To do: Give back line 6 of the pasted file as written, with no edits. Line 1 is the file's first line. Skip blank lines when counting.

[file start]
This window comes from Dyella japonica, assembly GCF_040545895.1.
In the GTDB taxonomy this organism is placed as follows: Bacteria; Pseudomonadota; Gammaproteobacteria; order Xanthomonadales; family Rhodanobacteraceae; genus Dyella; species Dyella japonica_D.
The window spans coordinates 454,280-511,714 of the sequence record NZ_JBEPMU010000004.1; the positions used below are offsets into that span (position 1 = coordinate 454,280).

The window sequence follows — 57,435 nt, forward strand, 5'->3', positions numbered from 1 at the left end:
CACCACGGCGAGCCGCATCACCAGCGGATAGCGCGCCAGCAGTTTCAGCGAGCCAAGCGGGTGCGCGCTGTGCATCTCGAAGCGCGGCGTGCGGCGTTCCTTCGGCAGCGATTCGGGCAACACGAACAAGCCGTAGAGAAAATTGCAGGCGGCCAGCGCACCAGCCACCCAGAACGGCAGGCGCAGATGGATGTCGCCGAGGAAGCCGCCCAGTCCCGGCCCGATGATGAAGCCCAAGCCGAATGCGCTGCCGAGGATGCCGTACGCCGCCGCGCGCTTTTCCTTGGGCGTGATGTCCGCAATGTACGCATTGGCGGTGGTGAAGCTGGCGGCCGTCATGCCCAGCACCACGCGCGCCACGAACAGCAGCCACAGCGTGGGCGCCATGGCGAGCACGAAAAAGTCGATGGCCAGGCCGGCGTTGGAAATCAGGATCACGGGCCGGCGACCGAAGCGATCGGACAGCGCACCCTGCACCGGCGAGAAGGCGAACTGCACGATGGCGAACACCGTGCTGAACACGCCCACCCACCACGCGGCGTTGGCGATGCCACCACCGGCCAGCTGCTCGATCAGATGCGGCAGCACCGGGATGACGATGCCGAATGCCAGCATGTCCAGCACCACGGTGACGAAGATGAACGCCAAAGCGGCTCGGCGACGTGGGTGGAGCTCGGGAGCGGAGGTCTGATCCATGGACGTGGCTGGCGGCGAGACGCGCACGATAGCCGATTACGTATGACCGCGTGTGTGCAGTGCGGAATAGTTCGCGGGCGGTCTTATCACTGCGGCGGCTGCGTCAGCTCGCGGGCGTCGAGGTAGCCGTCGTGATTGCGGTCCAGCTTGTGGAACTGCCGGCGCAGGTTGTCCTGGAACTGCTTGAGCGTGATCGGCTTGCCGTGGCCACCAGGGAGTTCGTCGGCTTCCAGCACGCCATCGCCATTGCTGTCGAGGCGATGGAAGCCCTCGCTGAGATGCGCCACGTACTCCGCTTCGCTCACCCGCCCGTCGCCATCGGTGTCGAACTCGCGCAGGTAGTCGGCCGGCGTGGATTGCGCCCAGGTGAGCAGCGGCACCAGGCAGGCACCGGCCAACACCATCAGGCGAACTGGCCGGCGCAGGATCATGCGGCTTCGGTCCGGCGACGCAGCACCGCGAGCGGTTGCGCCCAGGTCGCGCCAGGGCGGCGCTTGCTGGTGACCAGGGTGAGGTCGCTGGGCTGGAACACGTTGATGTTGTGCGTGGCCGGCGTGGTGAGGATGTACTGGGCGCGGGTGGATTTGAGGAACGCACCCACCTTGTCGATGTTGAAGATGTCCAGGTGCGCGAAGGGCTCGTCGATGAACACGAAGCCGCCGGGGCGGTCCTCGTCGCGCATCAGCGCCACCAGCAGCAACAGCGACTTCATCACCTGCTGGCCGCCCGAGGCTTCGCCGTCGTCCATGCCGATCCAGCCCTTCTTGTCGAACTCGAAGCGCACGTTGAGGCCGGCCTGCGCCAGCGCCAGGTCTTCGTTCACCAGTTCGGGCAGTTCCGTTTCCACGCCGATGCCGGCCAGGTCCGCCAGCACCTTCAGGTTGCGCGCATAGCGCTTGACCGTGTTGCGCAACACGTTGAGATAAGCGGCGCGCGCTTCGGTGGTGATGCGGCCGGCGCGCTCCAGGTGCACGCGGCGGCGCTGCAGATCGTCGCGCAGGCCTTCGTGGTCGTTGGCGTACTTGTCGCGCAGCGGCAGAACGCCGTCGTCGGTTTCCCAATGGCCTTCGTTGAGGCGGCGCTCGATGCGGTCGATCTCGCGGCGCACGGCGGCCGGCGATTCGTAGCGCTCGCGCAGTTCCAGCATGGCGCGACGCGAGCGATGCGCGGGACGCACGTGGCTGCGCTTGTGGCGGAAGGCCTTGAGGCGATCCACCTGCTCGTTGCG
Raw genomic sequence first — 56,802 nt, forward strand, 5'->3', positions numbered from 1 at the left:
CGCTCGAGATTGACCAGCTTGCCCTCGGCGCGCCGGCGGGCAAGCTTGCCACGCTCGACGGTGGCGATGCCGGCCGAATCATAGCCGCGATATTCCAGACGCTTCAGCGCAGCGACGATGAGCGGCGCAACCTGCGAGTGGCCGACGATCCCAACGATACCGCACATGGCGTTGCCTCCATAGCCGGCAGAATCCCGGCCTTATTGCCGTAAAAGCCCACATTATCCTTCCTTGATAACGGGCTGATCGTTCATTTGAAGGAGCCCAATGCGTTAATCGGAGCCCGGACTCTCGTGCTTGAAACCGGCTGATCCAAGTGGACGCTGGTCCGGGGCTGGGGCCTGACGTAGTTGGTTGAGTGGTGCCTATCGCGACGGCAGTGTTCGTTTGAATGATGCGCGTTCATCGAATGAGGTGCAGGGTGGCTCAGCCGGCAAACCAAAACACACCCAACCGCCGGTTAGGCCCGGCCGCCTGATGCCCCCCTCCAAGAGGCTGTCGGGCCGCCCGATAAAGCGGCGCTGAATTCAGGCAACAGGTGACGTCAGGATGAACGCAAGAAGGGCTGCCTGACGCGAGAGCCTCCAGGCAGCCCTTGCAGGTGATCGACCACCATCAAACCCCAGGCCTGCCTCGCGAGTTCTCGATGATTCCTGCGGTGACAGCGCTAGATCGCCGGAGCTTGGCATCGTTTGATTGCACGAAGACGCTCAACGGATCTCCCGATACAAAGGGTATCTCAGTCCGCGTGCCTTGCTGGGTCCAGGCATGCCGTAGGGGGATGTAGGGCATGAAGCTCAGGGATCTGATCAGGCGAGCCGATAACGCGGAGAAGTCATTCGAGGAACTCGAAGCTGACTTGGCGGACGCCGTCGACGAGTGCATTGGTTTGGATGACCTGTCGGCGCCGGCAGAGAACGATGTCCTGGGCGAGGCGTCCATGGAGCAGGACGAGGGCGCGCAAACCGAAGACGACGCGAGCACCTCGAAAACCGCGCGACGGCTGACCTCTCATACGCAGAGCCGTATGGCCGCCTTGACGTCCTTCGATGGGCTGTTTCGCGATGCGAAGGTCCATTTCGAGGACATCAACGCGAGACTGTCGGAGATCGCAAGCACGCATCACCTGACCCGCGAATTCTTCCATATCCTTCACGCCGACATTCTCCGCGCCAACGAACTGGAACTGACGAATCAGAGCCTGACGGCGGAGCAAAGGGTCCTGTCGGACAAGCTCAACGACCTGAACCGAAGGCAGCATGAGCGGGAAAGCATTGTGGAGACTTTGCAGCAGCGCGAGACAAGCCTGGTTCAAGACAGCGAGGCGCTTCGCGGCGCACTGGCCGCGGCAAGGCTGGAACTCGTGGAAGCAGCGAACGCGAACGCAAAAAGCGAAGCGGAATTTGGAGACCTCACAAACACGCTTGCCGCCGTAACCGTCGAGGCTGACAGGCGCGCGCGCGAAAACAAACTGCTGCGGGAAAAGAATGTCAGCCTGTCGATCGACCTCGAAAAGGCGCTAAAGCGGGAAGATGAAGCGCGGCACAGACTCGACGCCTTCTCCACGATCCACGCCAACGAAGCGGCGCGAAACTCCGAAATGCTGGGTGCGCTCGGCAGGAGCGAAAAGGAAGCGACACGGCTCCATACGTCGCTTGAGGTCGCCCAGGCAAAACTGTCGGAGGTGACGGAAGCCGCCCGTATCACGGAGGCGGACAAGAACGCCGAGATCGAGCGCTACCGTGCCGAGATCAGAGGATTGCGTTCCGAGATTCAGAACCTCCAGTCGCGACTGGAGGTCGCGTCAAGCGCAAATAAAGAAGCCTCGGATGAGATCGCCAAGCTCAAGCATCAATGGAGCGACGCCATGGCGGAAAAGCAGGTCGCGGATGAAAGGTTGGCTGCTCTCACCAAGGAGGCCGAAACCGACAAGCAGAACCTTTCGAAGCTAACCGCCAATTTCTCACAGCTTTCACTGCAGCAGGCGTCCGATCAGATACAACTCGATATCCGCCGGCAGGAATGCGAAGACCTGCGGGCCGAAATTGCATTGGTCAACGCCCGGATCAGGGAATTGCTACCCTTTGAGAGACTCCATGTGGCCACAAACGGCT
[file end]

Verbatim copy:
Raw genomic sequence first — 56,802 nt, forward strand, 5'->3', positions numbered from 1 at the left: